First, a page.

Taxation History

Emergent Themes in Taxation History

Taxation Opens in new window is a subject with an immense and very long history, possibly coincident with the beginning of advanced civilization.

Although there are many themes that emerge within tax history, they are all, arguably, different manifestations of one, basic, underlying theme — namely, the fundamental unpopularity of taxation.

Rulers and governments always need tax revenues for the reasons set out here, but those taxed have often been very reluctant to pay. This has never been more succinctly expressed than in the remark attributed to Jean-Baptiste Colbert (16–83), the finance minister to King Louis XIV of France:

The art of taxation consists in so plucking the goose as to obtain the largest amount of feathers with the least possible amount of hissing.

Rebellion, Revolt and Fairness

One of the most dominant themes in worldwide tax history is that of rebellion and revolt against taxes perceived as unfair, because of the way they were levied, the persons on whom they were levied, the rates that were applied, etc.

David Burg, in his book entitled A World History of Tax Rebellions, Opens in new window covers a multitude of rebellions across many different time periods and countries. He comments that ‘[m]any major historic events, such as the Magna Carta Opens in new window, the American Revolution Opens in new window, and the French Revolution of 1789 Opens in new window originated largely as tax revolts’ and that tax revolts often ‘subsume larger economic, political, social and even religious issues’ as tax provides a focus for concerted opposition (Burg, 2004, p. ix).

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In the case of the Magna Carta, the extent to which tax issues played a part in its genesis is not always fully appreciated.

The more usual significance attached to the Magna Carta is that of establishing the rule of law over the king’s will, and it has resonated over the centuries as some kind of protoconstitutional or human rights-type document, which was not its import at the time of its drafting. As Breay (2002, p.7) comments:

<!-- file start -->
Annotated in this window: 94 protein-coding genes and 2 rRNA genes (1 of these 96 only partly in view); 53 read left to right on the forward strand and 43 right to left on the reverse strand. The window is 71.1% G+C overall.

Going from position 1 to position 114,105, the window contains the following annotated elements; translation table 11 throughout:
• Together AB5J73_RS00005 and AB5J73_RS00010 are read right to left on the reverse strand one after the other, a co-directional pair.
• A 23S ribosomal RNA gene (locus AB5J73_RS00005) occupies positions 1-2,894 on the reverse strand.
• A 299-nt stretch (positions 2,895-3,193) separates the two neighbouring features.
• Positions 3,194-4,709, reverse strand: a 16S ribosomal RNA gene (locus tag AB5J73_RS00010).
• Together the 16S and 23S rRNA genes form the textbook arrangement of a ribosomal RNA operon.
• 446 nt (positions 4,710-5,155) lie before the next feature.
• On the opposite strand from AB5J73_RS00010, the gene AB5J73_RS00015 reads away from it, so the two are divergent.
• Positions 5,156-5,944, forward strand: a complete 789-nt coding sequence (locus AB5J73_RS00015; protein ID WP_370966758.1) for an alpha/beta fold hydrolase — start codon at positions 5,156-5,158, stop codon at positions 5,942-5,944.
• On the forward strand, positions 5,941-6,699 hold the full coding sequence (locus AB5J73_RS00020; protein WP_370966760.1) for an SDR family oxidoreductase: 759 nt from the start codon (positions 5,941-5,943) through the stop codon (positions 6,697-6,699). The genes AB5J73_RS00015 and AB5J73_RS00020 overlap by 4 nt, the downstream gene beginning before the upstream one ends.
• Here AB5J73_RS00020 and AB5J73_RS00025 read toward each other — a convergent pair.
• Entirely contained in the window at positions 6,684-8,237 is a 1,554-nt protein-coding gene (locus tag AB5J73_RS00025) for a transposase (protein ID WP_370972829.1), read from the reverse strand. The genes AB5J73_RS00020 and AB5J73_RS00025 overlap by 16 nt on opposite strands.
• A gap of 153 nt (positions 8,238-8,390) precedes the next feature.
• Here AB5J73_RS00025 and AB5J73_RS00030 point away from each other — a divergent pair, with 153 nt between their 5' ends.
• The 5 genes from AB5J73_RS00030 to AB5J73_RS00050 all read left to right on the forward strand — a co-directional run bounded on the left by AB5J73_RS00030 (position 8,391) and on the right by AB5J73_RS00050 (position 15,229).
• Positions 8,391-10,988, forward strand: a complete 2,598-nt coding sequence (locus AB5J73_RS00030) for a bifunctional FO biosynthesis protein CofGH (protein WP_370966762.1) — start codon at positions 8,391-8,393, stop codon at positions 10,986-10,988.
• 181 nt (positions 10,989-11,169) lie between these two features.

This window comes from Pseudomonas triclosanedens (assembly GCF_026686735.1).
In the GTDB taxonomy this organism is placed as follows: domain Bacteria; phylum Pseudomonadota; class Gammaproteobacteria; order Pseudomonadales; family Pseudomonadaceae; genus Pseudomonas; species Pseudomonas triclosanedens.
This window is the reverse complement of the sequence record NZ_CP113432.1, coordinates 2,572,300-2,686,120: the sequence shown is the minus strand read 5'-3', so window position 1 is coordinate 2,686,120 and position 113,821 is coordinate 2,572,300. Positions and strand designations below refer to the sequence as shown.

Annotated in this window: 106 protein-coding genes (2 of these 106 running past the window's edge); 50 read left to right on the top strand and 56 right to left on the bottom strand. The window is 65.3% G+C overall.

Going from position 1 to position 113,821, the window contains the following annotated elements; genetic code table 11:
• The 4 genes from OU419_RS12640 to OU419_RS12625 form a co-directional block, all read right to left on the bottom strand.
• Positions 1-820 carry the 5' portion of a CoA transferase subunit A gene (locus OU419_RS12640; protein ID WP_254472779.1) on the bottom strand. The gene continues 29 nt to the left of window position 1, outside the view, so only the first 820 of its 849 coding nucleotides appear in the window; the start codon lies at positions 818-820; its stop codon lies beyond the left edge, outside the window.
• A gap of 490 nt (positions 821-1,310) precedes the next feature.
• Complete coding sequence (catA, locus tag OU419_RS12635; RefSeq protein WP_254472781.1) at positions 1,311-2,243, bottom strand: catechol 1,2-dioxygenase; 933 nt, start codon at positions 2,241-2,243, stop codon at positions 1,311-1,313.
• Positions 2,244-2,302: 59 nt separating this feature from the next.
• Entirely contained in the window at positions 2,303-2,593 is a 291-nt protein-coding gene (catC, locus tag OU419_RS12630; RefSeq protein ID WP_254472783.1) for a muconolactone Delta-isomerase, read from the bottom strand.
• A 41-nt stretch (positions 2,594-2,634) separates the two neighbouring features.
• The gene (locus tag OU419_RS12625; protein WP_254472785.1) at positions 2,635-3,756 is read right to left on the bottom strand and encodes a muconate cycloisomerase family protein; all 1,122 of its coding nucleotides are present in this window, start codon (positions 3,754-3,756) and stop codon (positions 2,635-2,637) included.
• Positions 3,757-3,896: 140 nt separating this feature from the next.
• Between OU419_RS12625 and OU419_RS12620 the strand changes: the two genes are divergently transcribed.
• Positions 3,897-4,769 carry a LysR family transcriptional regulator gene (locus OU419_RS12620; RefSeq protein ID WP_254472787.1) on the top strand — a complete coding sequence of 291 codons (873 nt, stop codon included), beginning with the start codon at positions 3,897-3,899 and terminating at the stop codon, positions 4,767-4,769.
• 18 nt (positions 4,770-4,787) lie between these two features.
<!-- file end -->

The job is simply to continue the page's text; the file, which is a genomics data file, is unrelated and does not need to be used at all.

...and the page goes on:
Over time, its true origin and meaning have become obscured by myths and misunderstandings about its content and significance, as it has come to symbolize principles which played little part in its creation… But it was the ways in which the charter was used after the death of King John, rather than the events of 1215, which guaranteed its status and longevity.

As Burg suggests, there was a varied backdrop to the Magna Carta. The reign of King John of England Opens in new window, which gave rise to the Magna Carta, was significant for a number of financial reasons.

It occurred at a time when the domain-based state in Europe was in transition to a tax-based state, that is, when the personal income from lands and property administered by the monarch (his domain) were insufficient for purposes of government and had to be supplemented, if not superseded, by income raised from assets or transactions the monarch did not directly own or control (e.g. church property, trade, etc.), by way of taxes (thus giving rise to the tax-based state).

John had inherited a realm in 1199 that had been drained of resources. His immediate predecessor and brother, Richard I (‘the Lionheart’) Opens in new window, had required considerable funds, not only to enable him to be co-leader of the Third Crusade Opens in new window to the Holy Land with Philippe II of France Opens in new window, but also to pay a ransom for his release, when captured on his way home by Duke Leopold V of Austria Opens in new window, who was dissatisfied with Richard’s actions in the Crusade for a number of reasons.

Richard had also instituted a program of castle building, especially in France, which required expensive maintenance. In addition, the more complex machinery government begun under John and Richard’s father, Henry II Opens in new window, with the use of paid officials, continued to develop.

In 1204, John lost Normandy and its attendant revenues to France. At a time when war with France or Scotland was endemic, all of this added up to a need for revenue above and beyond what the king’s personal possession yielded and resulted in massive tax demands being made of the populace, including the barons.

John’s need for revenue resulted in some very innovative and extortionary fiscal measures, which were characterized by being ‘add-ons’, whereby he made one tax into two, by creating entirely new taxes, increasing existing taxes and levying them more frequently and by opportunistic seizure.